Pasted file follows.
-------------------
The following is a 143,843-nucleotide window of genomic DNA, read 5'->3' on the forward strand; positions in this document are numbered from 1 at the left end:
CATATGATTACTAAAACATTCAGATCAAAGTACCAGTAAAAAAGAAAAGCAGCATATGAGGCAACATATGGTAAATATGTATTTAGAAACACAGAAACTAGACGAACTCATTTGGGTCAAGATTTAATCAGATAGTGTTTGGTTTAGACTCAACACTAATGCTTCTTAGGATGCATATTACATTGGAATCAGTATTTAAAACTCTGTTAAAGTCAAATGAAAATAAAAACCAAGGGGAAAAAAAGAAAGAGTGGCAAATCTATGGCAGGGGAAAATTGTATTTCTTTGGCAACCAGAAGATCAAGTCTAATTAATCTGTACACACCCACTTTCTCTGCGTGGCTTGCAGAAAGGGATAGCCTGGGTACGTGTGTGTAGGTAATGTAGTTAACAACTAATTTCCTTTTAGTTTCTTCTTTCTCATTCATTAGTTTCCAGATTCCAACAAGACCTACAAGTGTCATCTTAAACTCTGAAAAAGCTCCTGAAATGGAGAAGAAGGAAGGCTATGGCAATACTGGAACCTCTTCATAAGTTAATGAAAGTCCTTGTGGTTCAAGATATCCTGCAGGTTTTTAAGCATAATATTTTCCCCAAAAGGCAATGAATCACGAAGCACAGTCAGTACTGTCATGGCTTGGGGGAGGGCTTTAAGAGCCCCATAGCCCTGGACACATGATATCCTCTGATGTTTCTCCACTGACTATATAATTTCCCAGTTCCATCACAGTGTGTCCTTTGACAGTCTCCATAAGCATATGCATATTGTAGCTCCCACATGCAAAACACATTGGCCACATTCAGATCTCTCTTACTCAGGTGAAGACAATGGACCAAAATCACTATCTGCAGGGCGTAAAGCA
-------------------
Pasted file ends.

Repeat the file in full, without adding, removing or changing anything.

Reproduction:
The following is a 143,843-nucleotide window of genomic DNA, read 5'->3' on the forward strand; positions in this document are numbered from 1 at the left end:
CATATGATTACTAAAACATTCAGATCAAAGTACCAGTAAAAAAGAAAAGCAGCATATGAGGCAACATATGGTAAATATGTATTTAGAAACACAGAAACTAGACGAACTCATTTGGGTCAAGATTTAATCAGATAGTGTTTGGTTTAGACTCAACACTAATGCTTCTTAGGATGCATATTACATTGGAATCAGTATTTAAAACTCTGTTAAAGTCAAATGAAAATAAAAACCAAGGGGAAAAAAAGAAAGAGTGGCAAATCTATGGCAGGGGAAAATTGTATTTCTTTGGCAACCAGAAGATCAAGTCTAATTAATCTGTACACACCCACTTTCTCTGCGTGGCTTGCAGAAAGGGATAGCCTGGGTACGTGTGTGTAGGTAATGTAGTTAACAACTAATTTCCTTTTAGTTTCTTCTTTCTCATTCATTAGTTTCCAGATTCCAACAAGACCTACAAGTGTCATCTTAAACTCTGAAAAAGCTCCTGAAATGGAGAAGAAGGAAGGCTATGGCAATACTGGAACCTCTTCATAAGTTAATGAAAGTCCTTGTGGTTCAAGATATCCTGCAGGTTTTTAAGCATAATATTTTCCCCAAAAGGCAATGAATCACGAAGCACAGTCAGTACTGTCATGGCTTGGGGGAGGGCTTTAAGAGCCCCATAGCCCTGGACACATGATATCCTCTGATGTTTCTCCACTGACTATATAATTTCCCAGTTCCATCACAGTGTGTCCTTTGACAGTCTCCATAAGCATATGCATATTGTAGCTCCCACATGCAAAACACATTGGCCACATTCAGATCTCTCTTACTCAGGTGAAGACAATGGACCAAAATCACTATCTGCAGGGCGTAAAGCA